The Centers for Disease Control and Prevention (CDC) reports that 30.3 million Americans — nearly 10% of the country’s population — live with diabetes. Another 84.1 million Americans have prediabetes, and many of these cases will turn into type 2 diabetes. In addition to affecting blood sugar levels, diabetes can also have devastating effects on your ocular health.
There are multiple types of diabetes, but all involve the body’s ability to produce or use insulin to control blood sugar (glucose) levels. High blood sugar can cause damage in many parts of the body, including the heart, kidneys, and blood vessels. When blood vessels in the eyes are damaged, vision loss can occur.
Diabetic eye disease is a blanket term for specific diabetes-related eye diseases. Both type 1 and type 2 diabetes increase the risk of many conditions. The eye diseases most commonly associated with diabetes are:
Those with diabetes should strictly follow the instructions of their optometrist or ophthalmologist to effectively combat permanent vision loss. Here are some key guidelines to follow:
Maintaining healthy glucose levels and blood pressure lowers the risk of diabetic retinopathy developing and progressing. As a result, you should keep at the top of your mind the importance of maintaining good glycosylated hemoglobin levels, serum lipids, and blood pressure.
The key to preventing permanent vision loss is early detection. The CDC states that about 90% of vision loss related to diabetes can be prevented. Regular comprehensive eye exams are key to catching eye disease related to diabetes. During comprehensive eye exams, optometrists or ophthalmologists can examine the eye for signs of disease before symptoms appear, when diseases are most treatable. Comprehensive eye exams need to occur prior to the onset of vision loss and should be performed once a year for patients with diabetes.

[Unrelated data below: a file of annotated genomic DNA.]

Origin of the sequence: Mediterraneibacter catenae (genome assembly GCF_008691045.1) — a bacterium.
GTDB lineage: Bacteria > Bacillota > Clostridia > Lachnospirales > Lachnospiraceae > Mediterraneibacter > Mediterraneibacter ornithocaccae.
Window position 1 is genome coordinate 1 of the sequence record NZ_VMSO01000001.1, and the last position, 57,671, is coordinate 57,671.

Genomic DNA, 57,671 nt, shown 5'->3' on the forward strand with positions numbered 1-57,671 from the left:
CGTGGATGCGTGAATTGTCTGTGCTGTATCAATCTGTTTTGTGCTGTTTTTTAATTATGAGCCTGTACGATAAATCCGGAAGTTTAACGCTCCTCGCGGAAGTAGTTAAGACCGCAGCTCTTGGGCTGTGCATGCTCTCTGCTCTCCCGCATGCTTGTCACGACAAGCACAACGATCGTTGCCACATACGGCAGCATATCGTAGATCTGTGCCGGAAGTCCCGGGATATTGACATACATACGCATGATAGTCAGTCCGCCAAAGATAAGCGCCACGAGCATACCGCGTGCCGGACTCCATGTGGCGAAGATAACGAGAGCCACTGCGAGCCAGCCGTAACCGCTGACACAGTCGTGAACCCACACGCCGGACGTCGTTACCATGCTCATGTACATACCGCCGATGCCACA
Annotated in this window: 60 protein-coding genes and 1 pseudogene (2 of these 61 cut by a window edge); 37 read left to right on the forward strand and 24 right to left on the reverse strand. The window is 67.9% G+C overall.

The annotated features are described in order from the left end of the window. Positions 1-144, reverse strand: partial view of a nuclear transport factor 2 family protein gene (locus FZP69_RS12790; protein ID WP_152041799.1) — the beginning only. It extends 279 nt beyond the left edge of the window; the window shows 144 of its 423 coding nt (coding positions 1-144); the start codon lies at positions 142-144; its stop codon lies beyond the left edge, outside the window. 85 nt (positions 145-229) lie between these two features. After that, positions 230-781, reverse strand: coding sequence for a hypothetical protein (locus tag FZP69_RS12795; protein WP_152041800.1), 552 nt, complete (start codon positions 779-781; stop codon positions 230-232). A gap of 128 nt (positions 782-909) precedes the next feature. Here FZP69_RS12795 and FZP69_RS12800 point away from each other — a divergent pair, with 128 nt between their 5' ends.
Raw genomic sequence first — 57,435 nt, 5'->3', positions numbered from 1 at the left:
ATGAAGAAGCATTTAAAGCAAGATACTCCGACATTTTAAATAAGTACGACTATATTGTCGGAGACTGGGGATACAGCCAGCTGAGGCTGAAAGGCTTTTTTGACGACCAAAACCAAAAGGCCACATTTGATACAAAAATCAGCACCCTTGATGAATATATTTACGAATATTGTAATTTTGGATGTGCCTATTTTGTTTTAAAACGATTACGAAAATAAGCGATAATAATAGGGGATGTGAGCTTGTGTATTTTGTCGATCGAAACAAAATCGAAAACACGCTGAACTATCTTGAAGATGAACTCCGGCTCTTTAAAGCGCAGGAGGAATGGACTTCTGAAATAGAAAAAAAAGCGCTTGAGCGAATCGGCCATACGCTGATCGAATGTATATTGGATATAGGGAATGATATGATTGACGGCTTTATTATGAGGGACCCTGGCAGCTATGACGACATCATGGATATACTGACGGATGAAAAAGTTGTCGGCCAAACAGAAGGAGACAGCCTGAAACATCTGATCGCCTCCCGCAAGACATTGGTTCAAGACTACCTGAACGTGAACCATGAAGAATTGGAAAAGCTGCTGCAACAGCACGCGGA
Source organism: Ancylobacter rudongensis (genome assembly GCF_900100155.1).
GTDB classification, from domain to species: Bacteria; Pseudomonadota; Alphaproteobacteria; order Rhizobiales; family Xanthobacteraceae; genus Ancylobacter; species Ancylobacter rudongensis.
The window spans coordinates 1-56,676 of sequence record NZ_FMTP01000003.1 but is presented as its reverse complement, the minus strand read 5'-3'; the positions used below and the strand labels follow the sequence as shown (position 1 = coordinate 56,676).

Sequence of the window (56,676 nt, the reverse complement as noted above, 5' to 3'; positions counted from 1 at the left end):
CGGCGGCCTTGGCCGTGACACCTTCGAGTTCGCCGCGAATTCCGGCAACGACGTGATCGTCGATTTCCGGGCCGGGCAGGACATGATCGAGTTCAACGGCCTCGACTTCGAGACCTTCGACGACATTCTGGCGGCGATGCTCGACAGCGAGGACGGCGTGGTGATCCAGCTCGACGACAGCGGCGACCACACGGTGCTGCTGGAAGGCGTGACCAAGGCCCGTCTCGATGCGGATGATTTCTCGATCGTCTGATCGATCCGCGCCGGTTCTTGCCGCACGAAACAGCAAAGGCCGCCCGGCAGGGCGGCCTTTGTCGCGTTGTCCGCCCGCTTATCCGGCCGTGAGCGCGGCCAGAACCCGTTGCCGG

Dr. Tonks is a primary care optometrist with the Marietta Eye Clinic who specializes in ocular disease and provides ocular surgery co-management. She earned her doctor of optometry from Indiana University before completing a residency in ocular disease at the Huntington VA Medical Center. She is both a member of the American Optometric Association and the Greater Atlanta Optometric Association. Read more about Dr. Tonks in her bio.
The American Academy of Ophthalmology (AAO) is the world’s largest association of eye physicians and surgeons. It describes itself as a “global community of 32,000 medical doctors who protect sight and empower lives by setting the standards for ophthalmic education and advocating for our patients and the public.” Its website is a great resource to learn more about how to care for your eyes.
The American Optometric Association (AOA) describes itself as the leading authority on quality care and an advocate for our nation’s health, representing more than 44,000 doctors of optometry (O.D.), optometric professionals, and optometry students.
Diabetic Eye Disease
New CDC report: More than 100 million Americans have diabetes or prediabetes
Screening for Diabetic Retinopathy
Diabetic Retinopathy PPP – Updated 2017
When it comes to your eyes, nothing beats a face-to-face consultation with one of our eye doctors. Request an appointment to meet with one of our specialists.
Call Us: 770-427-8111
Text Us: 770-427-0400Request Appointment